The postpartum period is the six-week period that begins after the birth of a child.
During this time, a mother’s body is healing, is creating a milk supply to support breastfeeding, and hormone levels return to a non-pregnant state.
Vaginal Birth (click to expand) »
It is normal for the perineum (the area around your anus and vagina) to be swollen, bruised, and tender after giving birth, especially if there are stitches or hemorrhoids.
Some options that may help:
Cesarean Section Delivery (click to expand) »
Common Postpartum Concerns
Bleeding (Lochia) immediately following delivery is common and can last for two to six weeks. The flow starts heavy and dark red with some clots. The bleeding will slow, and the colour will change to brown, pink, and then to white. Change the sanitary pad often. If you soak a pad completely within an hour, rest for a few hours. If the bleeding continues after resting or if you are passing clots larger than a golf ball, get in contact with your health care provider. Do not use a tampon during this time.
Uterine Pain or Afterpains
These are contractions you feel as the uterus goes back to its regular size. These pains may be more noticeable when breastfeeding. Afterpains usually ease after a week.
You may find it hard to pass urine for a couple of days. Drink lots of fluids and attempt to go to the toilet even if you do not feel like you have to go. Eat foods high in fibre and drink lots of fluids to make bowel movements softer and easier to pass, especially if you have hemorrhoids. Talk to your health care provider if you cannot pee, it burns or hurts when you pass urine, or you are constipated for more than three days.
Your breasts will get firmer and bigger. The Breastfeeding Handbook (PDF) (Baby Friendly NL) provides information on how to get started with breastfeeding and to keep it going. Breastmilk will be yellow at first (colostrum) and provides everything your baby needs to grow.
Your Changing Feelings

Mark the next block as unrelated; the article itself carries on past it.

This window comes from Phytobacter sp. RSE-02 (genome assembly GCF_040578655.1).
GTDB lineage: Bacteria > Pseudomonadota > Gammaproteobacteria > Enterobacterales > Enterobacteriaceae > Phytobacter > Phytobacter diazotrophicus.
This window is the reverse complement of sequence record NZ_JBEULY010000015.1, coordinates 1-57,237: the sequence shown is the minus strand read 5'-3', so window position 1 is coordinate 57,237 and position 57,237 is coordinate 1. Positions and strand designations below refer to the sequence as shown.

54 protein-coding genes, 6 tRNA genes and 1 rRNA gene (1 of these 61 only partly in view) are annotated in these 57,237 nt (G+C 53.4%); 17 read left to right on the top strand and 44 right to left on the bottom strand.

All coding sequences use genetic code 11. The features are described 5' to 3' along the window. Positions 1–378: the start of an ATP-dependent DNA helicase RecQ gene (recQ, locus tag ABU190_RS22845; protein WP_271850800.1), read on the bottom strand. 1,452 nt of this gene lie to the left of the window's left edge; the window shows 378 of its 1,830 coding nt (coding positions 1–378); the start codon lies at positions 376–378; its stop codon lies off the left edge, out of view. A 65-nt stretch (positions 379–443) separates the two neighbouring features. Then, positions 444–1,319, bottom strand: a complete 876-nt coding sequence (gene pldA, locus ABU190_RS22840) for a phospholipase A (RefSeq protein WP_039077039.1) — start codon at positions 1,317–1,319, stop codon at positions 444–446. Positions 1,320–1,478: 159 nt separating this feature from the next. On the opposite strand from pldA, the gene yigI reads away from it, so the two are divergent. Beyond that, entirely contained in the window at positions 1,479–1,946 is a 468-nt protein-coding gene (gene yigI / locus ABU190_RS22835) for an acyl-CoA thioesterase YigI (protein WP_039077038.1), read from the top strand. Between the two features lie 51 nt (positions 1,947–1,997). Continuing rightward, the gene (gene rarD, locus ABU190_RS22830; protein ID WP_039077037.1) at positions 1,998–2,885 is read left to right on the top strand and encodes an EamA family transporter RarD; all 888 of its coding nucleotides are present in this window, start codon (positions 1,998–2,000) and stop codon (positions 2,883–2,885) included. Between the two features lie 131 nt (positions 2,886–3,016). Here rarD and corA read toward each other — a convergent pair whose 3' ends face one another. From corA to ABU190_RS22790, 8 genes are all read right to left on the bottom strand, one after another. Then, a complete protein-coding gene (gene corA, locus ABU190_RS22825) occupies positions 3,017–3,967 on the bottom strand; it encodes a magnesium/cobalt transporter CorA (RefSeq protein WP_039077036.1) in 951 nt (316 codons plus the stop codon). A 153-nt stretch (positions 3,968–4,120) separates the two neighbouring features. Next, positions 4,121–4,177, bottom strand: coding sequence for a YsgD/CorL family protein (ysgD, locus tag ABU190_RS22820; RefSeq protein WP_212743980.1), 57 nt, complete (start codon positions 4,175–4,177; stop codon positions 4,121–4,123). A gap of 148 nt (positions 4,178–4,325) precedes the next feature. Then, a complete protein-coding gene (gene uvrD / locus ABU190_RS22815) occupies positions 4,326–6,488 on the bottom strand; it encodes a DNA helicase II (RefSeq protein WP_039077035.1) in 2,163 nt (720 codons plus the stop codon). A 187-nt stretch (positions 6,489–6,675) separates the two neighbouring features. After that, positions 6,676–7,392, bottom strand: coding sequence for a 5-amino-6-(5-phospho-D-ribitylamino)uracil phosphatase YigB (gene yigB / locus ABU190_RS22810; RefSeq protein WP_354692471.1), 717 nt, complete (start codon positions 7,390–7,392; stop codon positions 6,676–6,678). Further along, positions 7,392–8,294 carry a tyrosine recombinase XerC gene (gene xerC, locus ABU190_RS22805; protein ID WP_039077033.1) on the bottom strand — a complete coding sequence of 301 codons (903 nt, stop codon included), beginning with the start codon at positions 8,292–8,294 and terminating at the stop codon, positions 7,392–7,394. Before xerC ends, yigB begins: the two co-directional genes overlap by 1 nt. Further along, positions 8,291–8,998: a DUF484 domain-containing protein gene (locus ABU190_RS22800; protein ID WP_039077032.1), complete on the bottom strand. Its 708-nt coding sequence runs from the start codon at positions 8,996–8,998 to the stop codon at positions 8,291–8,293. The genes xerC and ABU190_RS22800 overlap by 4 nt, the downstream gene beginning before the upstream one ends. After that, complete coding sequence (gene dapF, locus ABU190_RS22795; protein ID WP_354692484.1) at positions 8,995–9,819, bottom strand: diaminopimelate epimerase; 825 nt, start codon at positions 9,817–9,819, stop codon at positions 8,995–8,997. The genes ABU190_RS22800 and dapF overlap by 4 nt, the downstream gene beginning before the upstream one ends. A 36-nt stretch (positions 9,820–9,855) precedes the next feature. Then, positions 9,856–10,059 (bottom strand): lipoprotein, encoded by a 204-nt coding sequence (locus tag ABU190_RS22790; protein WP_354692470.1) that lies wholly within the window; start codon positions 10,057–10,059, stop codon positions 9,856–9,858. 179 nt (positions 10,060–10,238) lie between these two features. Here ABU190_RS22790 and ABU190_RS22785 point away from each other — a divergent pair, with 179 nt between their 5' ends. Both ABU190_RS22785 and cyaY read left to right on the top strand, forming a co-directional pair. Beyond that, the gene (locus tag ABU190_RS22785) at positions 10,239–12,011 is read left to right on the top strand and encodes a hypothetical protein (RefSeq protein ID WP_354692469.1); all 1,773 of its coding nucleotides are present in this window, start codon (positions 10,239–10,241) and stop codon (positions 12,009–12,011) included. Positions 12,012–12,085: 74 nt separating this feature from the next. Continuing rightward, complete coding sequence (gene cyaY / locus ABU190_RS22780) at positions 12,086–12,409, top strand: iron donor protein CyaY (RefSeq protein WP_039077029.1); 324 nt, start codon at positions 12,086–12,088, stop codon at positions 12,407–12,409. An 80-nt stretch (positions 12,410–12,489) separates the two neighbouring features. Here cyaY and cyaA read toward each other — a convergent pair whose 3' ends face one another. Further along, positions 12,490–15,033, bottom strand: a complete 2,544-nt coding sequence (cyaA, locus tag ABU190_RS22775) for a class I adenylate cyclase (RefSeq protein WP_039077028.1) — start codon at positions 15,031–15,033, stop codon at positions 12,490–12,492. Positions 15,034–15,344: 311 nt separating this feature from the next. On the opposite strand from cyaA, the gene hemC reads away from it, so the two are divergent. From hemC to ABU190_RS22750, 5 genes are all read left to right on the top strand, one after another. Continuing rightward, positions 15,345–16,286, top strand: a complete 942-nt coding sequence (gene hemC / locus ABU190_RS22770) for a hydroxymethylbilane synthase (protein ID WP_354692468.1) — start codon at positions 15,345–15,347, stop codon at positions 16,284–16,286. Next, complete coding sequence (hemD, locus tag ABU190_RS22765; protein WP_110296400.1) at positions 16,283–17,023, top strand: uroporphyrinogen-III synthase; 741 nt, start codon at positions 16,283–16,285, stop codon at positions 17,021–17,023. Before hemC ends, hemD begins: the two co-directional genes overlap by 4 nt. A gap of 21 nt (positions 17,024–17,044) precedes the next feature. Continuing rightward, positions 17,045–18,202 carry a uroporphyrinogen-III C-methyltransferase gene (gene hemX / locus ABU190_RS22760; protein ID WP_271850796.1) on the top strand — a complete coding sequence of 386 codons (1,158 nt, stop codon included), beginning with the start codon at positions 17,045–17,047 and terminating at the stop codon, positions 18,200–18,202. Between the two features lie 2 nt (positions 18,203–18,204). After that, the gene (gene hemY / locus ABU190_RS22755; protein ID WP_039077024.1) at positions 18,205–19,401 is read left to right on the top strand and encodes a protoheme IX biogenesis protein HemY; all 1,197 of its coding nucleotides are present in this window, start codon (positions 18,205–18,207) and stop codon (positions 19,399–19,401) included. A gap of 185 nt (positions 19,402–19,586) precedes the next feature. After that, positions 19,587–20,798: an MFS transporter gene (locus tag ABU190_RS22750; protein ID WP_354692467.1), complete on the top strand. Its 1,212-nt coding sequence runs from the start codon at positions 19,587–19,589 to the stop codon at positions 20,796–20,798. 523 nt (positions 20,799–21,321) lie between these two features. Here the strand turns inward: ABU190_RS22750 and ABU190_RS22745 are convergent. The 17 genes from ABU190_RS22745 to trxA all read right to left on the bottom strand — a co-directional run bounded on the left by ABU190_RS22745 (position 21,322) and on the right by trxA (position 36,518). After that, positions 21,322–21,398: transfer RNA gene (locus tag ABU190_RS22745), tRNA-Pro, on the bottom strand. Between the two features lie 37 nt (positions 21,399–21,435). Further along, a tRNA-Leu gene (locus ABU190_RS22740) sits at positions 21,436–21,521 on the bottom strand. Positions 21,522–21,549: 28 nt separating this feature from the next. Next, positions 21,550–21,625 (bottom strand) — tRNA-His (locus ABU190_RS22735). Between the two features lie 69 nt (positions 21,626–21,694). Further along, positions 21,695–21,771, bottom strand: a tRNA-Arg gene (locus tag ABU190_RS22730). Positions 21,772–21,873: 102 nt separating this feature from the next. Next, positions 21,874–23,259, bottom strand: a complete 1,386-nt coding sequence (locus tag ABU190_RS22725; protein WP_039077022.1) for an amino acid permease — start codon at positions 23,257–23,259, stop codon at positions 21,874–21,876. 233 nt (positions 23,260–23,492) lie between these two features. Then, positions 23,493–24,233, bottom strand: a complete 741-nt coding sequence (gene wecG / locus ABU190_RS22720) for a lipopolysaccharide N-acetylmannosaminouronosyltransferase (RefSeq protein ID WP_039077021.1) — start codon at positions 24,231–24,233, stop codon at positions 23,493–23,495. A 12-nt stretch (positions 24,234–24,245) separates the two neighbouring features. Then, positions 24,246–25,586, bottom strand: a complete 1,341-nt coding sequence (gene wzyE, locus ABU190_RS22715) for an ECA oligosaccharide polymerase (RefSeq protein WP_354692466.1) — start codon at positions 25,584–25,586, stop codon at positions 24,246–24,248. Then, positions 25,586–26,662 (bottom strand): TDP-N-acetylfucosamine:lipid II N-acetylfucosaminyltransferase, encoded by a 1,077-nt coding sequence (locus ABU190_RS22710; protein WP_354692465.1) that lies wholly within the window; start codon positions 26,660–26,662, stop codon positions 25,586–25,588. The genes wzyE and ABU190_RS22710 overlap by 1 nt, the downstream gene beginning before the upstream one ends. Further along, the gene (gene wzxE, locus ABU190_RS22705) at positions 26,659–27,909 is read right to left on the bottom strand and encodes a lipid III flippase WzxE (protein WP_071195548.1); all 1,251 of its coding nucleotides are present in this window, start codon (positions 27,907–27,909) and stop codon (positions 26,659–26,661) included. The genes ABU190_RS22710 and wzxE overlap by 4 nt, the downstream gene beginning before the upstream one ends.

Pregnancy, delivery, breastfeeding, and the recovery period are associated with hormone changes. Many women feel a wide range of emotions with these changes. The ‘baby blues’ often happen in the first week or so after delivery. These feelings are usually temporary, but some do not get better and require professional help.
Tips to help you cope during the first few weeks:
- Try to get as much rest as you can.
- Sleep when your baby sleeps.
- Limit the number of visitors and keep the visits short.
- Arrange for family and friends to help with cooking and cleaning.
- Give yourself time to adjust to your new life.
- Ask for help.
- Take time for yourself.
See a healthcare provider if:
- There is a bad smell coming from your vagina.
- You are passing large blood clots (i.e. bigger than a golf ball) from your vagina.
- The vaginal bleeding becomes heavier rather than lighter (i.e. soaking more than one pad an hour).
- Your stitches open.
- You have a fever.
- You have vaginal bleeding for longer than six weeks.
- Your nipples or breasts hurt.
- You are thinking about not breastfeeding as much or stopping altogether.
- You are feeling worried.
- You are having signs and symptoms of depression and anxiety that have lasted longer than two weeks, or you are experiencing unusual feelings such as panic, hopelessness, or frustration; if it is hard to concentrate or you have scary thoughts.
It is six weeks after your baby was born – time for the post-natal check-up!
Services related to this information:
- Contact your Public Health Nurse
- Contact your Physician / Nurse Practitioner
- 811 HealthLine (Newfoundland & Labrador) – Call 811 or 1-888-709-2929 / TTY 1-888-709-3555
- 811 is free and confidential. 811 is available 24/7 and can provide support with mental health and addictions issues and more.
- Services formerly offered by the Provincial Mental Health Crisis Line are now offered by 811. Call 811 to speak with a registered nurse who is also a trained crisis intervener.